Darrel Bristow-Bovey dramatises the sense of insecurity felt by many Johannesburg residents as a result of violent crime in his "A Joburg Story". The prevalence of violent crime, which induces a sense of insecurity in the majority of citizens, is a burning issue in South Africa today. As is the HIV/AIDS pandemic, the subject of Elizabeth Pienaar's ironically titled story "Rejoice". In this work Pienaar addresses the twin issues of denialism and misconceptions about HIV and AIDS that have led many victims of the HI virus to premature graves. The narrative presents an illegal immigrant from Zimbabwe who, on developing full-blown AIDS suspects that he has been cursed by someone who is jealous of his big house. He refuses to go to hospital, despite his employer's insistence that he should. He later returns home to Zimbabwe where he succumbs to death, which could have been postponed had African belief systems not clashed so violently with Western science on HIV and AIDS. Until recently denialism characterised the South African government's position on HIV/AIDS: an infamous insistence that HIV does not cause AIDS. The government saw AIDS as a result of poverty and poor nutrition rather than a virus; a position that had dire consequences for the lives of victims of the virus.
The consequences of failed leadership in postcolonial Zimbabwe are the subject of Tinashe Mushakavanhu's "Postcards", which, true to the title, is in postcard style. While some citizens stay home to face rising poverty and hunger, those who manage to escape into exile have their black racial identity thrust into their faces as they are forced to endure racialism and individualism in western host countries.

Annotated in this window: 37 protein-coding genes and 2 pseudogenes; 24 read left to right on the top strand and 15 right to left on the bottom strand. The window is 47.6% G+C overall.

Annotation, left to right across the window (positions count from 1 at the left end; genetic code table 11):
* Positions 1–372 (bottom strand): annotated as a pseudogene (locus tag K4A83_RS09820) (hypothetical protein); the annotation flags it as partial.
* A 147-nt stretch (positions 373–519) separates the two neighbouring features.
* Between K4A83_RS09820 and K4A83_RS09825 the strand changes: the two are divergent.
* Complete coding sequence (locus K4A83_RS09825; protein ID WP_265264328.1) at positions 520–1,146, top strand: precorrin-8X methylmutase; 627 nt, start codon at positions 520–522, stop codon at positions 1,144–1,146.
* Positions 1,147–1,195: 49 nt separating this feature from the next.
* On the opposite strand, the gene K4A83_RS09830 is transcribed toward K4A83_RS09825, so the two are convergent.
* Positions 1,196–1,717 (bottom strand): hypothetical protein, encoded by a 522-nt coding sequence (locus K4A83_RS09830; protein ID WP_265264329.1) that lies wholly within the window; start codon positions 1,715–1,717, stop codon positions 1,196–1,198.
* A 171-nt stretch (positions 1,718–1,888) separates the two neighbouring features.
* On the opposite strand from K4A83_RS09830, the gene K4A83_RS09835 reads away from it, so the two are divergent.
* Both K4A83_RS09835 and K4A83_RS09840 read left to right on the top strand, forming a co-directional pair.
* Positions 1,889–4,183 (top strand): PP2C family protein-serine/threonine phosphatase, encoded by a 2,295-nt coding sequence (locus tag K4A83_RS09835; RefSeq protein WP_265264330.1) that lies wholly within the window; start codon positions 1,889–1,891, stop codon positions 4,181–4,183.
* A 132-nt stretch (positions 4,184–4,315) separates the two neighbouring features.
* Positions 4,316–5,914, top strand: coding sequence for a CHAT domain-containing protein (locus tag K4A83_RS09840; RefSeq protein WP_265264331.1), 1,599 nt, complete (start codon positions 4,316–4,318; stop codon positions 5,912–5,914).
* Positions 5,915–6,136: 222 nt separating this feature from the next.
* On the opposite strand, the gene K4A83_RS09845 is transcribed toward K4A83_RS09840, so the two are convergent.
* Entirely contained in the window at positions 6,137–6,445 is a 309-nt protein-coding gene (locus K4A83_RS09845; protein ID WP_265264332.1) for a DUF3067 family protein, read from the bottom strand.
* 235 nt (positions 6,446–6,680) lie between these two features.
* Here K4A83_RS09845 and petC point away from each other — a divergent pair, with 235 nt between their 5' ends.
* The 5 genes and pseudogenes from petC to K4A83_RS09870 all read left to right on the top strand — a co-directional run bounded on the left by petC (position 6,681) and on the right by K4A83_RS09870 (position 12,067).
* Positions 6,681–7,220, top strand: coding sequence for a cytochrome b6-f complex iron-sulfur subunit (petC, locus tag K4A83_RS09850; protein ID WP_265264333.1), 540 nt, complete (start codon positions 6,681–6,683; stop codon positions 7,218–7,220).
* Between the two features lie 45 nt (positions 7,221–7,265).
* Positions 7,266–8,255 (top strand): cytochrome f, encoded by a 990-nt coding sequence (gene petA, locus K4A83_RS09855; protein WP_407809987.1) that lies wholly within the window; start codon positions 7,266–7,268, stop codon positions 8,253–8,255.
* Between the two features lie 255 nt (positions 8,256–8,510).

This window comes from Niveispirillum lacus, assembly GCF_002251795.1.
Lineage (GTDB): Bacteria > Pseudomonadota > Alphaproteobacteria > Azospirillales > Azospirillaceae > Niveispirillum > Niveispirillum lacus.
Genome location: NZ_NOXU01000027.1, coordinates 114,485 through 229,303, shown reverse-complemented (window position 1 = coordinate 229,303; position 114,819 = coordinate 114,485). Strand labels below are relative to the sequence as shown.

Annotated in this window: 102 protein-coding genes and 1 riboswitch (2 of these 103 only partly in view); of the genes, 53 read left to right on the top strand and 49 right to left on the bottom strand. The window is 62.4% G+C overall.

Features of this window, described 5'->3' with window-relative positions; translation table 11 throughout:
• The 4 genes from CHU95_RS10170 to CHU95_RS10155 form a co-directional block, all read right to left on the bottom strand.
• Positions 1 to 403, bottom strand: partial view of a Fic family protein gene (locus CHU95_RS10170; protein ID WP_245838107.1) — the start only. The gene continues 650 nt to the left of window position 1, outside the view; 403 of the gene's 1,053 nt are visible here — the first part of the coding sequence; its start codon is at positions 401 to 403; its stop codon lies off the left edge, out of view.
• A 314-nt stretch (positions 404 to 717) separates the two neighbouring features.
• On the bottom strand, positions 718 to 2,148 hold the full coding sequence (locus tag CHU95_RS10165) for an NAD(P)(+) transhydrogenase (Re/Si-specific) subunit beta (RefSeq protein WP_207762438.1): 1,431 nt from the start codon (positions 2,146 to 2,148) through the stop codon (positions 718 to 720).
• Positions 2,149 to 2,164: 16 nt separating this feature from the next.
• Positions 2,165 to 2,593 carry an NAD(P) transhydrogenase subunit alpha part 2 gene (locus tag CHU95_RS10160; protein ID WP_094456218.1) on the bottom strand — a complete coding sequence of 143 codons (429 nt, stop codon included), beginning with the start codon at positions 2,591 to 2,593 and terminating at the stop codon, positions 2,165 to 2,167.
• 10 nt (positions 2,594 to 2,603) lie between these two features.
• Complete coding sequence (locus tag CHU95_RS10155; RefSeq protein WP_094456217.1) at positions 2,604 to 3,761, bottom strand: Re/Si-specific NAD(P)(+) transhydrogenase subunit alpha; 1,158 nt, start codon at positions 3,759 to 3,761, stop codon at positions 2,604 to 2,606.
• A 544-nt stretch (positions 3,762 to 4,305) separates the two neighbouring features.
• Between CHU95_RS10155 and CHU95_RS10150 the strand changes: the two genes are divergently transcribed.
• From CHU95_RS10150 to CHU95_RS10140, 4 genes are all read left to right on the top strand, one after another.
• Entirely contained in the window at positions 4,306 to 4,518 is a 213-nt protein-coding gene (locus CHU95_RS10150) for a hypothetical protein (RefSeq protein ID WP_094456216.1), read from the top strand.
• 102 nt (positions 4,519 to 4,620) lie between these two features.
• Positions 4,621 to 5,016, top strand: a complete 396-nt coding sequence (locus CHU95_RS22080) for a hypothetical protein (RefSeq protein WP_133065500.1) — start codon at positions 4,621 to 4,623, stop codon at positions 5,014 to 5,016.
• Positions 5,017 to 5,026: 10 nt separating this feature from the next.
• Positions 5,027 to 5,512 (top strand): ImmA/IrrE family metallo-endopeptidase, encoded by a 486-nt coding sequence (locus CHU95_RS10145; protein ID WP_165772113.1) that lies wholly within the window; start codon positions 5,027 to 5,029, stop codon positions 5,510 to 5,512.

No doubt the writers of these stories, and others represented in the collection, tell tales that are of great concern in many countries in today's Africa. However, it is important to bear in mind that some of the narratives are very specific to the writer's particular countries, and to guard against the temptation to regard any one writer as a spokesperson for Africa. Africa is a large continent, and it is dangerous to assume that a problem identified in one country or region affects the whole continent.
it is important ... to guard against the temptation to regard any one writer as a spokesperson for Africa
The standard of the contributions to Jungfrau leaves no doubt that the Caine Prize and the sponsors of the 2006 and 2007 Celtel Caine Prize African Writers Workshops are playing an important role in encouraging writing in Anglophone Africa, thereby helping to take African writing to new and greater heights. The annual collections of stories selected from the Cain Prize that have been published so far have helped showcase the quality of writing from the continent, and allowed African writers to tell their stories to a wider audience.
The downside of these publications, though, is the continued over-representation of some countries, and the resulting silence from others, usually the poorest on the continent. The anthologisation of the results of the competition, along with output from the workshop, infers that the selection is based on quality of writing across Africa. In fact the selection may very well be strongly influenced by the fact that the organisers of the Cain Prize African Writers' Workshop and the business interests of Celtel, co-sponsors of the event, for three successive years saw Crater Lake in Kenya as a perfect venue for the event. Arguably the continued privileging of writers from certain countries where access to opportunities is easier as producers of the best, and therefore canonical, literature in Africa should be addressed.
The two publications discussed here share one thing in common: the claim to showcase stories from and about Africa. The one carries 99 books from and about Africa, while the other has seventeen stories written by Africans from eight countries. The quality and content of the former reveals that it claims more than it can offer, while the dominance of some countries in the latter paints a rather skewed picture of the quality of short story writing and publishing on the continent.
Surely it should be possible to select and ultimately canonise the continent's literature in a more equitable and representative manner?